“The phenomenon as it’s observed is this: ‘Every increase in food production to feed an increased population is answered by another increase in population.’ This says nothing about where these increases occur.”
“I don’t get it.”
“An increase in food production in Nebraska doesn’t necessarily produce a population increase in Nebraska. It may produce a population increase somewhere in India or Africa.”
“I still don’t get it.”
“Every increase in food production is answered by an increase in population somewhere. In other words, someone is consuming Nebraska’s surpluses — and if they weren’t, Nebraska’s farmers would stop producing those surpluses, pronto.”
“True,” I said, and spent a few moments in thought. “Are you suggesting that First World farmers are fueling the Third World population explosion?”
“Ultimately,” he said, “who else is there to fuel it?”
Though our climate is changing and the worlds population is growing. The developed nations like ours, the US, still produce more than our fair share of CO2 emissions. We’re only about 5% of the world’s humans yet we contribute an estimated quarter of the worlds CO2. Those of us who live in these countries don’t contribute this much by cooking dinner, or washing our clothes, or taking hot showers. We do this by massive industrialized processes and globalized systems, which we have more of due to our world leading economy. Those ships in the bay…
Our guilt and this kind of penance is only going to fuel a disastrous social underswell. We have to stop even considering that a product like My Domino is really the solution to a problem as big as climate change. We have to see this as only our own isolated wishful thinking, an embarrassing symptom of our unwillingness to stand up for one another. We are not going to solve this problem by buying shoes that donate shoes, or water that donates water. We can update our houses and pay less, we can get off the grid, and live off the land. But those tanker ships are still going to be on the sea, corrupting not only our beautiful ocean ecology but our human psyche and ability to empathize with each other. There’s a component of inequality here too, whereas the people who’s nest allows them to afford escaping the guilt will and those that can’t will be left behind, and I worry, eventually be burdened with a ‘either update now or pay with your lives’ future ultimatum. My Domino is the type of solution that beget more of this indifference and furthers the separation by reinforcing a false deflection of responsibility.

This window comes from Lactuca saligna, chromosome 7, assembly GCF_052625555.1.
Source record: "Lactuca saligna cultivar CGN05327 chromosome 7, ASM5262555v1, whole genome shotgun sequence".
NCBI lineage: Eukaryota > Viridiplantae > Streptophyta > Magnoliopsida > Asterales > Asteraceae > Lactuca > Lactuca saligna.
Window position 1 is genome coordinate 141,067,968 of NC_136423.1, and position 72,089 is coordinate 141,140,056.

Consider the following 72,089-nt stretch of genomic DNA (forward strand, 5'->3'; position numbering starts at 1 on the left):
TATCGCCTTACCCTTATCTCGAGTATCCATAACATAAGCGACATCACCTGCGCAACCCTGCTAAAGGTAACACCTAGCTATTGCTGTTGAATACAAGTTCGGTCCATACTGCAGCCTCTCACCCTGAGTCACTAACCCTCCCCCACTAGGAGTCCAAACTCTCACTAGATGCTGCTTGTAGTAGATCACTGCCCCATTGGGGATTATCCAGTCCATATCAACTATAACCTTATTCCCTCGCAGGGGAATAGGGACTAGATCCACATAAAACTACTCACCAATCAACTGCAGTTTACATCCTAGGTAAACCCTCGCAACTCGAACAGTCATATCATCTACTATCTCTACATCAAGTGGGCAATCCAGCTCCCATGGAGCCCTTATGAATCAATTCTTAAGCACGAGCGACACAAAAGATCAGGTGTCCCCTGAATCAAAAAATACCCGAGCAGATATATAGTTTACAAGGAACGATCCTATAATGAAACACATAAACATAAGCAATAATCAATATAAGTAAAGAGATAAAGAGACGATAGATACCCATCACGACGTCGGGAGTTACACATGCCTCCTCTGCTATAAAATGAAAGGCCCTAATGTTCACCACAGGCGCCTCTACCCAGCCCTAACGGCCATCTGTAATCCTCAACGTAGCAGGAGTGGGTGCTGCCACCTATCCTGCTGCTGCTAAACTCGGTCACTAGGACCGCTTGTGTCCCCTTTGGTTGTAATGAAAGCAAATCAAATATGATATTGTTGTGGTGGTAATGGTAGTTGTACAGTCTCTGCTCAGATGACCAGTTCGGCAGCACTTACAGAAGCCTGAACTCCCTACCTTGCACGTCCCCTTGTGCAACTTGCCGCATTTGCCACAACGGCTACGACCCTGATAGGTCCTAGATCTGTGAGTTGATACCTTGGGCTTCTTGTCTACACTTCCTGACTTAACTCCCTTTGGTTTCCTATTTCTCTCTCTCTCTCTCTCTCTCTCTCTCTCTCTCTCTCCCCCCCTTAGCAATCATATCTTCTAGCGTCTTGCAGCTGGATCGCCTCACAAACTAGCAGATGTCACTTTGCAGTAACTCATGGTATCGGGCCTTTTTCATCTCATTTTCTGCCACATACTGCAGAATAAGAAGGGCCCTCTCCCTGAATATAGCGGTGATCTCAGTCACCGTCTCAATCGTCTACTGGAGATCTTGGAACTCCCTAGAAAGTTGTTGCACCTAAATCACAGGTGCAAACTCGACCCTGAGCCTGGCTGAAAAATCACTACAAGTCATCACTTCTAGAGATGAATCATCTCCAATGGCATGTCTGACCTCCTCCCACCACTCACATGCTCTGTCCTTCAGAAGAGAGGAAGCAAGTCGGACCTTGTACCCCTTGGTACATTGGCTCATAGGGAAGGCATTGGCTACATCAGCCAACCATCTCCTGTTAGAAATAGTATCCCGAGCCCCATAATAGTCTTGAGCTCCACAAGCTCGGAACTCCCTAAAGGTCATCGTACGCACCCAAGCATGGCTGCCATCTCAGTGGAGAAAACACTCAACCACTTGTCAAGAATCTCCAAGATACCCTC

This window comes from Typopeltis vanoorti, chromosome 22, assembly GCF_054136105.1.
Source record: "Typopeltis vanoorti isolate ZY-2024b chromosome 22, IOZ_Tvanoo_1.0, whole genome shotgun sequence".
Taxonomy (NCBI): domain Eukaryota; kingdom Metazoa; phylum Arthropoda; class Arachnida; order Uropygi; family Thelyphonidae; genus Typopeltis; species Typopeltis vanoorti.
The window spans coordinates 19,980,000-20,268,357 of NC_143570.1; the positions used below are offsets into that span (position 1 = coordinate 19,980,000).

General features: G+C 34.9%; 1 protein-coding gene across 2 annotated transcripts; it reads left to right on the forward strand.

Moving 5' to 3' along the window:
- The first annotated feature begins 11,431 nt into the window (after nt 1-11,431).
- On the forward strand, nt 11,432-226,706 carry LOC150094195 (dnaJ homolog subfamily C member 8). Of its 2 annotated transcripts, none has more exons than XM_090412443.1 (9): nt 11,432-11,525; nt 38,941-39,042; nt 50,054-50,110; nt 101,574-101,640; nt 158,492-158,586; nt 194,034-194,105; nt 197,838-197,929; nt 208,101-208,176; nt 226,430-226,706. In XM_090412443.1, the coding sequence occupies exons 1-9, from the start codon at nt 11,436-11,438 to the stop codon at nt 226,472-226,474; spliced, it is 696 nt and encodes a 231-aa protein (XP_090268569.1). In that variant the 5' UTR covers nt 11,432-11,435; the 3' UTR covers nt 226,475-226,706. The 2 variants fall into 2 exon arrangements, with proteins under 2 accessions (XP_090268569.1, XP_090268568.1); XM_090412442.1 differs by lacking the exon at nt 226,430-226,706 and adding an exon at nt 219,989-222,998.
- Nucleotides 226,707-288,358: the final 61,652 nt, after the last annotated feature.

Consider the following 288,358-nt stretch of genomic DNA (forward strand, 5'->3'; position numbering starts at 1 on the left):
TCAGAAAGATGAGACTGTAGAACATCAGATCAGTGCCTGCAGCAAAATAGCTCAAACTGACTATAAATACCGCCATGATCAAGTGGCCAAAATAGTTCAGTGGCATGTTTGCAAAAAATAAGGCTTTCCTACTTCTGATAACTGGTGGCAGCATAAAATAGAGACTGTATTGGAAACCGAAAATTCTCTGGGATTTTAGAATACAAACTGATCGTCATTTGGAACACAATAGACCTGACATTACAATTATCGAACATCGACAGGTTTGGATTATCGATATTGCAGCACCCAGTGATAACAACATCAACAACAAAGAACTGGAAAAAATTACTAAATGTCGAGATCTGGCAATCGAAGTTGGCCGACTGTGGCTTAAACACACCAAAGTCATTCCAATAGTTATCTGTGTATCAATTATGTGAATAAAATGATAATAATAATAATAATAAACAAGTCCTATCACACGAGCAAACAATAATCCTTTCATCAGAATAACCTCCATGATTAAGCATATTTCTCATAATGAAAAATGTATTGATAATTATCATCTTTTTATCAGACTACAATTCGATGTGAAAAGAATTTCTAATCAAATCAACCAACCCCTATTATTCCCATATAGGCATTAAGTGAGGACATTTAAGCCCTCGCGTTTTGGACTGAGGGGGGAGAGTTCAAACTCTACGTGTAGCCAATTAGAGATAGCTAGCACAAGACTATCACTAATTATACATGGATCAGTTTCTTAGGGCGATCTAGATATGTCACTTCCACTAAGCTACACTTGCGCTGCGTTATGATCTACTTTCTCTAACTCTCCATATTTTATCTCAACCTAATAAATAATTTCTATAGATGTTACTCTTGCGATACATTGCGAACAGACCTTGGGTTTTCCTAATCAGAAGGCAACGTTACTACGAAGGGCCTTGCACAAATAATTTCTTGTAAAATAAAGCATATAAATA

I’m suggestion that we instead need to construct solutions at the highest levels through international treaties and policy unification. The world needs leadership to cut a clear record and start talking about the true immediacy and danger we are facing. I think we can do this. I believe we have the leaders, we have the intellect. That we’ve already created many of the solutions. Even My Domino is thinking about a solution. My critique is simply they broke my thesis cardinal rule: don’t make it mine, make it ours. We have to fix this together for all of us and share the rewards of doing so.